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Free Content Contrasting socioeconomic indicators for two fisheries that target Atlantic billfish: southeast Florida recreational charter boats and Venezuelan artisanal gill-netters

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Developing and implementing effective management measures is critical for the sustainability of billfish (sailfish, Istiophorus platypterus (Shaw in Shaw and Nodder, 1792); blue marlin, Makaira nigricans Lacépède, 1803; and white marlin, Tetrapturus albidus Poey, 1860) populations and pelagic ecosystems. Typically managers use biological performance indicators to evaluate stock status and ultimately determine management measures. Social and economic performance indicators for resource users should be better studied to determine the impact of management strategies on affected communities. These indicators can be linked to each management objective, whether the objective is biological, social or economic, and used to evaluate the performance of management strategies. In this study, we collected data in the United States and Venezuela and developed four performance indicators: gross revenue, net revenue, financial profit, and economic profit. Here we show that socio-economic indicators can be developed for vastly different fisheries and can be used to describe and quantify the socioeconomic impacts of alternative management measures. The indicators are useful tools to highlight the impacts that certain management measures may have on various stakeholder groups.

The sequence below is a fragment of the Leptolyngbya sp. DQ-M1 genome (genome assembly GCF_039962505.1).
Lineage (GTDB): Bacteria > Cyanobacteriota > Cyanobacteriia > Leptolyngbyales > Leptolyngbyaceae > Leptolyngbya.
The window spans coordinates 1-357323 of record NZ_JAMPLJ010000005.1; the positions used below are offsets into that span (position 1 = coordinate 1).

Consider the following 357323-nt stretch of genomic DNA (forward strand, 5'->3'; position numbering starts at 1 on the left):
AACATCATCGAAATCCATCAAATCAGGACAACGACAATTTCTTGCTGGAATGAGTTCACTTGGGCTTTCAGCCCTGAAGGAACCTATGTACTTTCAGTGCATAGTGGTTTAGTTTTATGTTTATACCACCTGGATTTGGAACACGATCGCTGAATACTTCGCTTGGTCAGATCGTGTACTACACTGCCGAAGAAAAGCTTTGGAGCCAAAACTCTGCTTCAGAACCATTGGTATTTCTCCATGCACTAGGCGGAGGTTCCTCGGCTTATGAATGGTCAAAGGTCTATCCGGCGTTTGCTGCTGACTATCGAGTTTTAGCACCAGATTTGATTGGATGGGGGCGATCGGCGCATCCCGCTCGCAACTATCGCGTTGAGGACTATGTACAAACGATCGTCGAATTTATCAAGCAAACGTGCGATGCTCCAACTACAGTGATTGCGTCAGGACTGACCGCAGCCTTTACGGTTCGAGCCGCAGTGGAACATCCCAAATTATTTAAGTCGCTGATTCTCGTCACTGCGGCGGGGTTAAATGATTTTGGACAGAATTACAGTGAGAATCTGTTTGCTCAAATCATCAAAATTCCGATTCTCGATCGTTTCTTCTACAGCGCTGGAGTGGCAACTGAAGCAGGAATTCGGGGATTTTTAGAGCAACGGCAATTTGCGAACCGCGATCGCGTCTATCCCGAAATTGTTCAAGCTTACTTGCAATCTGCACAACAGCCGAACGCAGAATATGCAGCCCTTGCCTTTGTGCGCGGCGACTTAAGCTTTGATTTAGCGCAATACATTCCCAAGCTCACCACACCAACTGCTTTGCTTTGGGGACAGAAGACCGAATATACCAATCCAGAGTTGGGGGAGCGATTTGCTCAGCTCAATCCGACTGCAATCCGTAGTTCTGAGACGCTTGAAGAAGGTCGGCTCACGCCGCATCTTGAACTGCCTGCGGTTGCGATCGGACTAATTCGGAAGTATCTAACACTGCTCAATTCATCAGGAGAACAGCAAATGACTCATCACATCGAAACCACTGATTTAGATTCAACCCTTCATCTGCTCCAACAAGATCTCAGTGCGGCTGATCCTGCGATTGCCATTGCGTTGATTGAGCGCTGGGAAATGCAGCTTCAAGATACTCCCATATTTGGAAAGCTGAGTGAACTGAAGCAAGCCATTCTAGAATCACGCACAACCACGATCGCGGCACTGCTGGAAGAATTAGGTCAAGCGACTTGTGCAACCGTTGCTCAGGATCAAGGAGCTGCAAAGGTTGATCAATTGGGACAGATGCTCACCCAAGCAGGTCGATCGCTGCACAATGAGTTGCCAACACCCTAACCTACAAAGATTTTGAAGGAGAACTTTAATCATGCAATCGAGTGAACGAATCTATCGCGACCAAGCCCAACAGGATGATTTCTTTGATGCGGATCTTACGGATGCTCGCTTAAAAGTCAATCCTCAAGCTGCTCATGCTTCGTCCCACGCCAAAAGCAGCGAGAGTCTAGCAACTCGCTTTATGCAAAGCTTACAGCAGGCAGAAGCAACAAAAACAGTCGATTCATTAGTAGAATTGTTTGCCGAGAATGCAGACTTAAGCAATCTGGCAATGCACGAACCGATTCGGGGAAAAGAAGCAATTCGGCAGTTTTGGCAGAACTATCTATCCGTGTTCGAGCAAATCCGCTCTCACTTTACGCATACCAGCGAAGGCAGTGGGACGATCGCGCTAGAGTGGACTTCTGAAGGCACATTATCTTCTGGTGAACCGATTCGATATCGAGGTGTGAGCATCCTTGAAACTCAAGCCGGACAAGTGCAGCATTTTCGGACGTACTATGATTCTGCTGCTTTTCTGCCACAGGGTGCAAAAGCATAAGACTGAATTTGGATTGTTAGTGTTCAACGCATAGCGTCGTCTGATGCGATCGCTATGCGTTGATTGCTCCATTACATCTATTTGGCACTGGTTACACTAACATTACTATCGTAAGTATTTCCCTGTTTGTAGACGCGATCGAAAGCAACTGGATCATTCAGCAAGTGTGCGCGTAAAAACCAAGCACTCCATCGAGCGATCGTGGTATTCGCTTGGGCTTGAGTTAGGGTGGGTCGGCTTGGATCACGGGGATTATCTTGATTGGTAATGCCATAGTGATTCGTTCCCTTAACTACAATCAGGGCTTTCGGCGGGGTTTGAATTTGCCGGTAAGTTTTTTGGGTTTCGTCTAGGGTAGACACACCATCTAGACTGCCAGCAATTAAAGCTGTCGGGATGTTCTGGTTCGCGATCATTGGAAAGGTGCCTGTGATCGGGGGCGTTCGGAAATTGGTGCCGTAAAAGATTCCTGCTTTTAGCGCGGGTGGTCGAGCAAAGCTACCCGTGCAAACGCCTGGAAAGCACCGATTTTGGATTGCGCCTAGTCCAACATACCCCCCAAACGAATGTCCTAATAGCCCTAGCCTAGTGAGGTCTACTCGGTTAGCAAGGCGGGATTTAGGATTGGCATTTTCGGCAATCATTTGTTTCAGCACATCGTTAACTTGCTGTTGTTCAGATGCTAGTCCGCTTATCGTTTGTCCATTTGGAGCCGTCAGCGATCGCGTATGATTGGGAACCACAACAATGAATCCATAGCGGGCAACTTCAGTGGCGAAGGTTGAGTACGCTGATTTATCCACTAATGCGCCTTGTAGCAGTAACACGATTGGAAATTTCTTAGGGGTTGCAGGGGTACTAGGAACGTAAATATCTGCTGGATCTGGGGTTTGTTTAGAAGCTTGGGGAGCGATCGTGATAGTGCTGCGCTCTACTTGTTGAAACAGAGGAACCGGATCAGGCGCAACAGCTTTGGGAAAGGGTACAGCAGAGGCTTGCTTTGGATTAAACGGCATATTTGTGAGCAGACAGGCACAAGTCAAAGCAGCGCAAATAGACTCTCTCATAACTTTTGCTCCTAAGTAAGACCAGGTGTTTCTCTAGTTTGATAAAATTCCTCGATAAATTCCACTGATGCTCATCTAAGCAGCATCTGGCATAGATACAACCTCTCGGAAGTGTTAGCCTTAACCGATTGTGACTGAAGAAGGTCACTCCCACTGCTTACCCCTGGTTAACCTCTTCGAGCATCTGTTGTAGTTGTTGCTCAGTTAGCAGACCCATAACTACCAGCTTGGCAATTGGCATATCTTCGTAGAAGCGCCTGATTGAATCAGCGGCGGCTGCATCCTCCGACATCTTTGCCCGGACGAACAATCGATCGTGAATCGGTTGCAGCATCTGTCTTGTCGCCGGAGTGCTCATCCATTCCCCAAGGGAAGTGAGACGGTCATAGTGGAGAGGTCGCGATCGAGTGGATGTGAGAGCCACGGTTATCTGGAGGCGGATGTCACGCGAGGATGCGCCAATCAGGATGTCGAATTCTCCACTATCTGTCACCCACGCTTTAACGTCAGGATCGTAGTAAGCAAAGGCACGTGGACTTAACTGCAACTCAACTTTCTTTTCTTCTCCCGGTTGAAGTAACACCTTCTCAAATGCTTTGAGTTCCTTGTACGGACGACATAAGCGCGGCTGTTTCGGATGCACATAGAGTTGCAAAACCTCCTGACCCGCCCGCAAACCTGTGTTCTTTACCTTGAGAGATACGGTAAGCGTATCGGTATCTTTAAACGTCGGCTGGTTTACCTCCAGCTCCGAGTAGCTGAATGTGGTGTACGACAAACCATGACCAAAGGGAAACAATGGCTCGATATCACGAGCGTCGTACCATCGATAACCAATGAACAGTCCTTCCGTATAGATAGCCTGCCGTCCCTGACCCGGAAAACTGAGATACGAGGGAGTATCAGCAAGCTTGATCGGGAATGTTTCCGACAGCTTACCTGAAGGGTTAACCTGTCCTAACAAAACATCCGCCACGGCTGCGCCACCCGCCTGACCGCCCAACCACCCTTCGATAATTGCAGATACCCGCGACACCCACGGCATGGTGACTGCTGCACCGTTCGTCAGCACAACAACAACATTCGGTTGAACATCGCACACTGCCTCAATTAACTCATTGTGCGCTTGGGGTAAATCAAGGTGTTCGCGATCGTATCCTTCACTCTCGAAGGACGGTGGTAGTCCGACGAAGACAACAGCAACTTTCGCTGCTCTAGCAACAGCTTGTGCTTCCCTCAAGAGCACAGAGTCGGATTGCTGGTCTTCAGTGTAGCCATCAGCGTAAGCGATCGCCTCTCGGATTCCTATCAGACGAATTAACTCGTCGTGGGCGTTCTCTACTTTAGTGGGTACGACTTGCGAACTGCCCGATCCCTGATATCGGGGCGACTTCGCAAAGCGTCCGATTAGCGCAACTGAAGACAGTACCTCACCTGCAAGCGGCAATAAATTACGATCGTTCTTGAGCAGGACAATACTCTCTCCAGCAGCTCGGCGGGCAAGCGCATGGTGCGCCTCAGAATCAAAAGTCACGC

Document Type: Research Article

Publication date: November 1, 2006

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  • The Bulletin of Marine Science is dedicated to the dissemination of high quality research from the world's oceans. All aspects of marine science are treated by the Bulletin of Marine Science, including papers in marine biology, biological oceanography, fisheries, marine affairs, applied marine physics, marine geology and geophysics, marine and atmospheric chemistry, and meteorology and physical oceanography.
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